• Portnoy is a groundhog, although his species was a mystery for most of the strip's run. Before the revelation that he was a groundhog, he was portrayed as a squirrel, gopher, and possum. Portnoy was the grouchiest and most bigoted character by far and has in a few strips been a bully to Opus.
  • Oliver Wendell Jones is a schoolmate of Milo and Binkley, introduced in 1983. He is also a young computer hacker and gifted scientist, having invented a miracle hair-growth formula, among other things. He once tried to bring an end to the Cold War by introducing onto the front page of Pravda the headline, "Gorbachev Urges Disarmament: Total! Unilateral!", but faulty translation caused the headline to read, "Gorbachev Sings Tractors: Turnip! Buttocks!" He has a fairly extensive criminal record as a result of his numerous computer pranks.

Other characters

  • Bobbi Harlow is the feminist schoolteacher of Milo and Binkley and the love interest of both Steve and Cutter. She was a major character until 1983, when she disappeared. She appeared only once in the strip's later years, when Opus learns she has joined the crew of The Phil Donahue Show.
  • Quiche Lorraine, cousin of Bobbi Harlow and one-time girlfriend of Steve Dallas. Was only dating Steve because of his body.
  • Tom Binkley, Binkley's father, usually distraught over his son's behavior, his own divorce or mid-life crisis.
  • Frank Jones, Oliver's father, who funds his son's scientific endeavors, particularly his cure for baldness made from cat-sweat.
  • Mrs. Jones, Oliver's mother, distrustful of technology and science, usually with good reason
  • Lola Granola, briefly Opus' fiancee.
  • Milquetoast the Cockroach
  • Rosebud the Basselope
  • Ronald-Ann Smith

Notable storylines

For detailed summaries of all storylines, see the entries for the individual books.

  • Opus was originally intended to have a run of just two weeks, but his status was cemented with a memorable Sunday strip involving a Hare Krishna asking for money. Opus continued to misunderstand the Krishna's request for money before finally misinterpreting "Prayer temples for Hare Krishnas" as "Pear pimples for hairy fishnuts!" Breathed wrote in one of the Bloom County books that the reaction was so overwhelmingly strong he made Opus a permanent member of the cast.
  • Steve forms a heavy metal band with Opus, Hodge Podge, and Bill, initially called "Deathtöngue". Steve is forced to rename the band Billy and the Boingers after he is brought before a congressional hearing investigating the effect of heavy metal music on youth, similar to the Parents Music Resource Center.
  • Opus decides to reunite with his long-lost mother for Christmas in Antarctica, only to discover that his mother supposedly died saving soldiers in the Falklands war. Her gravestone reads, 'The Falklands Martyr: She Loved her Boy'. She is later revealed alive.
  • The cast of Bloom County goes on strike. W. A. Thornhump refuses to concede to any of their demands and attempts to have his office staff fill in. Things get ugly when Steve Dallas crosses the picket line and Thornhump hires strike-breakers to play Opus, Bill, and Oliver. In the end, the strikers are defeated, although Opus still throws eggs at Steve, saying "Here comes breakfast from Aunt Opus!!"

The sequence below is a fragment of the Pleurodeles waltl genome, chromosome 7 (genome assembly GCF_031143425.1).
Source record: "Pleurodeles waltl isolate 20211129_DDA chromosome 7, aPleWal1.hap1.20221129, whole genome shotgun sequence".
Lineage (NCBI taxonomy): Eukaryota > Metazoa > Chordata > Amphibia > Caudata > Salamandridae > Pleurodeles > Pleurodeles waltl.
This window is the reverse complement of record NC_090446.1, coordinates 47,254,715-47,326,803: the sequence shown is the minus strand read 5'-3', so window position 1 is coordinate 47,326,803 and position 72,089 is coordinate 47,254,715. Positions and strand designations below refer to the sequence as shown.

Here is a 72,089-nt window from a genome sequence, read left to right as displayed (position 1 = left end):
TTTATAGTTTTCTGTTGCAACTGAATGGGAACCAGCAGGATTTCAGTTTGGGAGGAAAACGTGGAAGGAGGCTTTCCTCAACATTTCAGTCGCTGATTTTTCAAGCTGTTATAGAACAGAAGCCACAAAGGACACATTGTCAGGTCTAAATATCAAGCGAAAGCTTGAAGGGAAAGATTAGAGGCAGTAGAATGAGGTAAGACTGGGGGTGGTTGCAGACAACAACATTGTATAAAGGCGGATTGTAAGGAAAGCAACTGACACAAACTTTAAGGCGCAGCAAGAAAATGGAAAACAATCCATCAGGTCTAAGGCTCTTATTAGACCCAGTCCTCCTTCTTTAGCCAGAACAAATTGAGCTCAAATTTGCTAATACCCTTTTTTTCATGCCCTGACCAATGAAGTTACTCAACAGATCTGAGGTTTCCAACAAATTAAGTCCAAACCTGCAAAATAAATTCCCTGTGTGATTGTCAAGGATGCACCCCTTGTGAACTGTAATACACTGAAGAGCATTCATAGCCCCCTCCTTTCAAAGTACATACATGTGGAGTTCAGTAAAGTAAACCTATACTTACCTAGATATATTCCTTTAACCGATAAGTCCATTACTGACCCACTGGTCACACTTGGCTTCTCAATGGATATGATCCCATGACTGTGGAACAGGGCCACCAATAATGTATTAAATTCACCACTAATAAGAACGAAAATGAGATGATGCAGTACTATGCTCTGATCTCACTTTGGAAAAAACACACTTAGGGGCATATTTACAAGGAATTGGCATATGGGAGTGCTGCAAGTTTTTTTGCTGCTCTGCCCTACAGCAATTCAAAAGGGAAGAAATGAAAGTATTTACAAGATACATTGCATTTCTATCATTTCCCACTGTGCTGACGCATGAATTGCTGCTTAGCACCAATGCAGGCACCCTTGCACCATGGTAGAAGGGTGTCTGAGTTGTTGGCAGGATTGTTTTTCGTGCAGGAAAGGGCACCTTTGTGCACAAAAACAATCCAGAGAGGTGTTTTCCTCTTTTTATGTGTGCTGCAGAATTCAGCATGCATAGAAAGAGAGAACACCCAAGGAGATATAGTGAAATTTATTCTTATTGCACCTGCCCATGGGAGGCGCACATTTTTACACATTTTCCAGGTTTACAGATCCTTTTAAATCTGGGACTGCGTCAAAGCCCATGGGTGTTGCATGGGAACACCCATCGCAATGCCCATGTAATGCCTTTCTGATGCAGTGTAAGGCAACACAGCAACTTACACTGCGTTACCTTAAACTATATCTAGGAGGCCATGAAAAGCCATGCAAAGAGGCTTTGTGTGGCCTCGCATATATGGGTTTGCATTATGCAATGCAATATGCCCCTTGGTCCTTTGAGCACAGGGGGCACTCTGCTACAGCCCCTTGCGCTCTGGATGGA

• Oliver invents Dr. Oliver's Scalp Tonic using Bill the Cat's perspiration motivated from the thought of Dan Quayle becoming US President. The tonic miraculously will restore hair on anyone, but has the side effect of users coughing up hairballs. The US government bans it, but the gang decide to continue producing it illegally after discovering that desperate customers are willing to buy it at exorbitant prices. In a parody of the war on drugs, the gang is extremely successful while thwarting the ineffectual government attempts to stop the illegal trade. As violent crime arises from the trade, the tonic operation is fatally undermined when the government legalizes it and it is discovered that the stimulated hair growth is extremely unstable and will fall completely out at the slightest physical shock such as sneezing and leave the subject completely bald.

End and spinoff strips

Breathed decided to end the strip in 1989. In keeping with the continuity of the Bill the Cat/Donald Trump storyline, Trump "buys out" the comic strip and fires all of the cast. The strip's final weeks were centered around the cast finding new "jobs" with other comic strips. A "goodbye party" was held over the course of the week where characters talked about joining new strips. Portnoy and Hodge Podge get jobs as janitors behind the scenes at Marmaduke; Steve Dallas joins the cast of Cathy, but is quickly fired; Michael Binkley becomes a wild boar skinner for Prince Valiant. Lola Granola says that Playboy has offered her a job as a bunny, which Opus dislikes. Milo Bloom is seen with a snake swallowing him head first and informing Opus he would be appearing Tuesdays in The Far Side. Oliver Wendell Jones is seen with the distinct features of Family Circus characters. He informs Opus he is being "bussed in" to the strip as part of a court order. Once Bloom County characters are scattered, only Opus is left as part of a plot to transition to Breathed's next strip in Bloom County's final week.

Shortly after Bloom County ended, Breathed started a Sunday-only strip called Outland with original characters and situations introduced in Bloom County's final days. However, Opus, Bill, and other characters eventually reappeared and slowly took over the strip. Outland ran from September 3, 1989, to March 26, 1995. Another Sunday-only spinoff strip called Opus ran from November 23, 2003, to November 2, 2008.

Impact

Bloom County has had an influence on other cartoonists, particularly cartoonists who have an irreverent bent or tackle political topics in their work.

For example, Scott Kurtz, creator of the webcomic PvP, acknowledged Breathed's contributions at one point with a strip expressing the opinion that "so many webcomics. ..are nothing but Bloom County ripoffs", then lampooning itself by mimicking Breathed's art and dialogue style in the final panel.[4]